"Businesses used to be hierarchies of business units whose assets were called customers and products." Now "they are changing into networks of business units whose assets are called relationships and capabilities." Turning that perspective into an investment strategy, I'd bet money on start-ups that put relationships at their center so they can disrupt old, closed industries (later we'll look at what social car companies and airlines look like; imagine, too, the social store, restaurant and school). I'd buy the stocks of companies that know me well and play well with others. I'd short the companies that build walls around themselves. In a linked world and a relationship economy, isolation costs too much. (emphasis mine)I'd like my future principal to ponder, and lead the staff in discussion around, the idea that an isolated school, a non-social school, a "closed" school that isn't actively reaching out to others and building those relationships (including letting students build those relationships as an integral part of their learning), is a school that is ripe for disruption. I think they should also lead a discussion about how well such a school would be preparing their students to live, learn and work in a networked world.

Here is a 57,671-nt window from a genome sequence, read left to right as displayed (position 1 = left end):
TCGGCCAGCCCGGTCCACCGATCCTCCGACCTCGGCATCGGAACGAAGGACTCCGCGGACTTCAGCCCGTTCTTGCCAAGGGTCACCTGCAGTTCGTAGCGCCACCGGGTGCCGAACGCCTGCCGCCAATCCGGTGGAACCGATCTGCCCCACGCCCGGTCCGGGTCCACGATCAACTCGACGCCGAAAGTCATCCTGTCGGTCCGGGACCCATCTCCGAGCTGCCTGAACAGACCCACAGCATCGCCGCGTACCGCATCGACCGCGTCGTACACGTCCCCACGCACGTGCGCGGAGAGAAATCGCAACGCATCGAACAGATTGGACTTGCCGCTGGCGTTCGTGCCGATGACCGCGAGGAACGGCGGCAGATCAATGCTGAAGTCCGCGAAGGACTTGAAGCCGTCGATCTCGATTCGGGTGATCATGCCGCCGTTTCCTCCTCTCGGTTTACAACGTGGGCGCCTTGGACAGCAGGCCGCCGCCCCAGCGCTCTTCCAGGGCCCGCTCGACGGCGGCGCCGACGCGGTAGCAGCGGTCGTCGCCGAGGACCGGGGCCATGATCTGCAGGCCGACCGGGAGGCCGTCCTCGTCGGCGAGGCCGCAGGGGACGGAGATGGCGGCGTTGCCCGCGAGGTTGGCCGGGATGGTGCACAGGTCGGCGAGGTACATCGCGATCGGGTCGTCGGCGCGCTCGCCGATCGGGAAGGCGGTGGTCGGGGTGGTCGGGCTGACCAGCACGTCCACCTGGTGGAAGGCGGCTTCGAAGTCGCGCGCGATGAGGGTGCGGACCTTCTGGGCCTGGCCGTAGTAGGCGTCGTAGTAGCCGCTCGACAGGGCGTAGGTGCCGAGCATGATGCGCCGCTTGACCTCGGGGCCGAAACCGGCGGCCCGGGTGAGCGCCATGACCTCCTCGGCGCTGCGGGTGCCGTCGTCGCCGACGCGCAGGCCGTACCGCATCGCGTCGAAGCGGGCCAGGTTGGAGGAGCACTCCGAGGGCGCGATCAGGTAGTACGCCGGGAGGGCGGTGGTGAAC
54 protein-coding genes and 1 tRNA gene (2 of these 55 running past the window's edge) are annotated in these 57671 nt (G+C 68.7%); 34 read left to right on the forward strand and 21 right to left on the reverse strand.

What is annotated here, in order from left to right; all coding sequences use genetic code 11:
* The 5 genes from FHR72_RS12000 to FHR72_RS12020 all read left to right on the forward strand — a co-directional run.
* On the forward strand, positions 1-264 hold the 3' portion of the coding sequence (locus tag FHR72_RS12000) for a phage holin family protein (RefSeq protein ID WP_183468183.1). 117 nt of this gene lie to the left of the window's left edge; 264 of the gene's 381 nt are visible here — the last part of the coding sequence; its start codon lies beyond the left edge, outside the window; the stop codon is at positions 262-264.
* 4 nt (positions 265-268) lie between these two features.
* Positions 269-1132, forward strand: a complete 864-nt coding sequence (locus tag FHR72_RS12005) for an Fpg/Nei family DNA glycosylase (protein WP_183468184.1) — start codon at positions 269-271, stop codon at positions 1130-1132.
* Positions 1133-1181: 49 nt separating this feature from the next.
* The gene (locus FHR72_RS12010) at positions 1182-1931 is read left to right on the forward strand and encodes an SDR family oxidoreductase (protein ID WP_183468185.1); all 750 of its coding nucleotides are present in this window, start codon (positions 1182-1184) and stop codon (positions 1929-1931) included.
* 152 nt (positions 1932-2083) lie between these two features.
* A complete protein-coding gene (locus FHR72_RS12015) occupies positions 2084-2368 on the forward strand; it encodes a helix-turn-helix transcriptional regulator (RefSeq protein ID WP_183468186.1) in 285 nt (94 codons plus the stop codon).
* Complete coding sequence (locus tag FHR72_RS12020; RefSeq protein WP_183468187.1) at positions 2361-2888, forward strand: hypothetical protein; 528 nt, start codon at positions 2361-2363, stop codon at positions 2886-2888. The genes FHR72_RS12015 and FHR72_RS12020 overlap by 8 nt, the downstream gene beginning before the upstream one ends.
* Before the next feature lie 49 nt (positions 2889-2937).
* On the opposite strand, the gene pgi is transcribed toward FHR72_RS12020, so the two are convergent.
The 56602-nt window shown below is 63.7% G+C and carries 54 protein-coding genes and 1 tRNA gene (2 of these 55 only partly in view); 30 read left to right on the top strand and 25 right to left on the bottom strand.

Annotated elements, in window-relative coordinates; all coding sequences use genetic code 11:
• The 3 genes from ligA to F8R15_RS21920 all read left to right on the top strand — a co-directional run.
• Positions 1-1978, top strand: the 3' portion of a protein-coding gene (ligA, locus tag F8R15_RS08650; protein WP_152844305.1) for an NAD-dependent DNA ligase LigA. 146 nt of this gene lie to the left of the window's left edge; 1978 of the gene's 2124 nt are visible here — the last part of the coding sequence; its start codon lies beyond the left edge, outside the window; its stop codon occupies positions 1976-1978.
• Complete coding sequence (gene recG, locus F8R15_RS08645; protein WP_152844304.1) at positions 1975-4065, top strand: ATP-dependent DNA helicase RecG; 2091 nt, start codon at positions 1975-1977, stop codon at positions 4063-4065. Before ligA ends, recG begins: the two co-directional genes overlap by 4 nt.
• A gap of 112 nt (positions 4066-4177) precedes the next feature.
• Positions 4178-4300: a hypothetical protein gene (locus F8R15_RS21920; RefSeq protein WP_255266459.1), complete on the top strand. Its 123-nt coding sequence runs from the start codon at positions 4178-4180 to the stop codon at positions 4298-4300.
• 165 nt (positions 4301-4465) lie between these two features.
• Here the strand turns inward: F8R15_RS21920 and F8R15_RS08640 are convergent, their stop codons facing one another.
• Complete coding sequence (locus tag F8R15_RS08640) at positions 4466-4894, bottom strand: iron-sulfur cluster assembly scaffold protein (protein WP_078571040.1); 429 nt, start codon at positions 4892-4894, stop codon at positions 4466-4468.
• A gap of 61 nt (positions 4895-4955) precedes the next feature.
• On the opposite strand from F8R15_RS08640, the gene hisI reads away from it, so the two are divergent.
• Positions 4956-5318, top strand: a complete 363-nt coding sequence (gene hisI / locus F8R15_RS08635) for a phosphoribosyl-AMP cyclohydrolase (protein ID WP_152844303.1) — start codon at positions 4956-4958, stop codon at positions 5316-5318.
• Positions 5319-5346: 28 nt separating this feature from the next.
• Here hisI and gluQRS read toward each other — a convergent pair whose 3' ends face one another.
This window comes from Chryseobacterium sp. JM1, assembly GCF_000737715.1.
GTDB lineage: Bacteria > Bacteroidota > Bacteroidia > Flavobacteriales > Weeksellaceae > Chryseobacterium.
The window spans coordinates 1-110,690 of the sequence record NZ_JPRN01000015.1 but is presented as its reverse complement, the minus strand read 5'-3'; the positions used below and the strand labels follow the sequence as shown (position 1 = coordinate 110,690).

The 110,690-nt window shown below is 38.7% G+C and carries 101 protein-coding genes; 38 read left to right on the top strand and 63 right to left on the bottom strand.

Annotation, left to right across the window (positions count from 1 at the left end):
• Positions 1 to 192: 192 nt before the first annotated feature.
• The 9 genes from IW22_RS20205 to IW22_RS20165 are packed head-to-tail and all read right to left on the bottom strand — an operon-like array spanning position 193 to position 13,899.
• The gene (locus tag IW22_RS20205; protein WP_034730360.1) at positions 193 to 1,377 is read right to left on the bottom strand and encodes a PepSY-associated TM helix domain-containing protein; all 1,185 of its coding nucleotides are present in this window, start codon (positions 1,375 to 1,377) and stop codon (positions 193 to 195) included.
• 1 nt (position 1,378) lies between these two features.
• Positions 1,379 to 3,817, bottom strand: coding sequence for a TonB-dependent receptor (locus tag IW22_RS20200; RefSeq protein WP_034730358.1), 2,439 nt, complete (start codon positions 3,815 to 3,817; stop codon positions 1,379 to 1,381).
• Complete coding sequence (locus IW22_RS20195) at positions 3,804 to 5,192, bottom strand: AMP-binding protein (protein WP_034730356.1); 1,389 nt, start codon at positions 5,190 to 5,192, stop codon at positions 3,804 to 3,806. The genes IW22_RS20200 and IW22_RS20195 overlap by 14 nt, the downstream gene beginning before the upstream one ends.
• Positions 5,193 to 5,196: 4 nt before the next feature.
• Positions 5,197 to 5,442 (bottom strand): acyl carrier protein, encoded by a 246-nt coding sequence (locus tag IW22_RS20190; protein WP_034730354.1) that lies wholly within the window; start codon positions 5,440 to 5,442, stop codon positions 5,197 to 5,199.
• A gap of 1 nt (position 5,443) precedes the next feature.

In a time of drastic change it is the learners who inherit the future. The learned usually find themselves equipped to live in a world that no longer exists. - Eric Hoffer